Getting the right people on the bus
In addition to the importance of a consistent, unified focus is having the right people on your team. You need high performing team members to be successful, full stop. And as a manager, you need to know how to spot those high performing individuals during the interview process.
The flip side, naturally, is important too: if you have someone that isn’t performing, they have to be let go quickly.
“One of the most difficult parts of becoming a manager, humans in sales, want to be liked. But, when you are a manager you have to make tough calls around people. Standing out comes from having a high bar on your team – what gets celebrated and what doesn’t, for example,” says Harvey.
“Don’t forget, there is no shame in making a bad hire. But, there is a shame in keeping a bad hire around. Sales is pretty black and white, so if you have a healthy distribution and there are people that struggle getting over the line, then you aren’t helping them by keeping them around. They won’t thrive, and the team around them suffers too because you are setting a new, lower bar on what success looks like.”
(Editor’s note: we had Jeffrey Serlin, sales operations guru at Intercom, on the pod a while back to discuss how sales operations can inspire process, success, and adoption in leading organizations. You can read about our chat here, or listen to the entire in-depth interview here)
Making the right decisions…quickly
Finally, a sales manager looking to sharpen their skills and progress along in the careers is going to have to learn to make decisions that impact the team on a large scale. This takes a keen understanding of the business from a macro level: you need to know how teams work together, and which team members to include to push decisions forward.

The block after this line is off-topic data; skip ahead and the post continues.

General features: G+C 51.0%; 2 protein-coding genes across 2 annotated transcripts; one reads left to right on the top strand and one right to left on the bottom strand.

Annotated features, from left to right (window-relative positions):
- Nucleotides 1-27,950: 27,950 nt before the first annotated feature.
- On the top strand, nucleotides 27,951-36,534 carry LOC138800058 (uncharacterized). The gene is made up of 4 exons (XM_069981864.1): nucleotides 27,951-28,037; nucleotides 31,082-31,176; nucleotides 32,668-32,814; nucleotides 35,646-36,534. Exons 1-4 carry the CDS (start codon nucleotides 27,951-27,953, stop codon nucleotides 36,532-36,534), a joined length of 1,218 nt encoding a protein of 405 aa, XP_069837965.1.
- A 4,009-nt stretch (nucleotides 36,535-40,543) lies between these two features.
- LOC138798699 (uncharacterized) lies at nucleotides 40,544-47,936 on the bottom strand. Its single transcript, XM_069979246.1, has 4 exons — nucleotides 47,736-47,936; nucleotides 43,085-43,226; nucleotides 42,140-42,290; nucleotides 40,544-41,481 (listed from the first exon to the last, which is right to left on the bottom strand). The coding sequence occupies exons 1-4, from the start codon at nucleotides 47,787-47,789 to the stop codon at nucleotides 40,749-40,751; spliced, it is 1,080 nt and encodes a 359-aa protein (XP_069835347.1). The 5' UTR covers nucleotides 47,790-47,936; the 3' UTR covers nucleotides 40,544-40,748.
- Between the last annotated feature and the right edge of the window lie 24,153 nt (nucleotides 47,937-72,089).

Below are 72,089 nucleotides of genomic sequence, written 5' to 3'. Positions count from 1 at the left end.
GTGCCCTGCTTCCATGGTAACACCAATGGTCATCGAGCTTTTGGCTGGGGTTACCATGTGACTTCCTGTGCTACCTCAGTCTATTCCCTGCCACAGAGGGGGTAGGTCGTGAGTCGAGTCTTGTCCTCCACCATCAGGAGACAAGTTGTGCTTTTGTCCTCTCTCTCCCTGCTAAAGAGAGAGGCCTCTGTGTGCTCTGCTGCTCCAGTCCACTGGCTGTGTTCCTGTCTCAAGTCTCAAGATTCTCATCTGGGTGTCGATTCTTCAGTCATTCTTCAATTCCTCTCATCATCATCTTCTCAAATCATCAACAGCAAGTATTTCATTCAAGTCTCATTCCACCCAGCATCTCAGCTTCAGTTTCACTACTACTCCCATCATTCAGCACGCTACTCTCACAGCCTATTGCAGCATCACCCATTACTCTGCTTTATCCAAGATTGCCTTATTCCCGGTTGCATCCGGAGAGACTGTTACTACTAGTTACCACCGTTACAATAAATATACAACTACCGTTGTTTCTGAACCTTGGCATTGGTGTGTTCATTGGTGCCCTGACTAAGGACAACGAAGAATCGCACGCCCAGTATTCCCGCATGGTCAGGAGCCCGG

For example, at Intercom, the team has been trying to understand how to structure the quote model for their high-velocity account managers. So, one of their frontline managers did some research on where that team was having the most influence and pointed out that their quote structure was misaligned.
But, that frontline manager, says Harvey, knew sales ops was an important piece of realigning this quota framework. So, he worked with sales ops to put together a data-driven presentation about why his suggestion would work.
He understood who was going to be involved in the decision, who to partner with, and how to distill the important parts of the information.
Directors, as well, support their teams in a similar way as a manager. It is just an order of magnitude different because directors have more influence. But, regardless of what “level” one achieves in a sales organization, the same core advice remains: understand who needs to be involved, and who is making the decision.
This is a really important attribute for a director to have.
For more on Harvey’s tips on accelerating your managerial career – including suggestions on effective decision-making frameworks – check out the rest of her interview on The Predictable Revenue Podcast.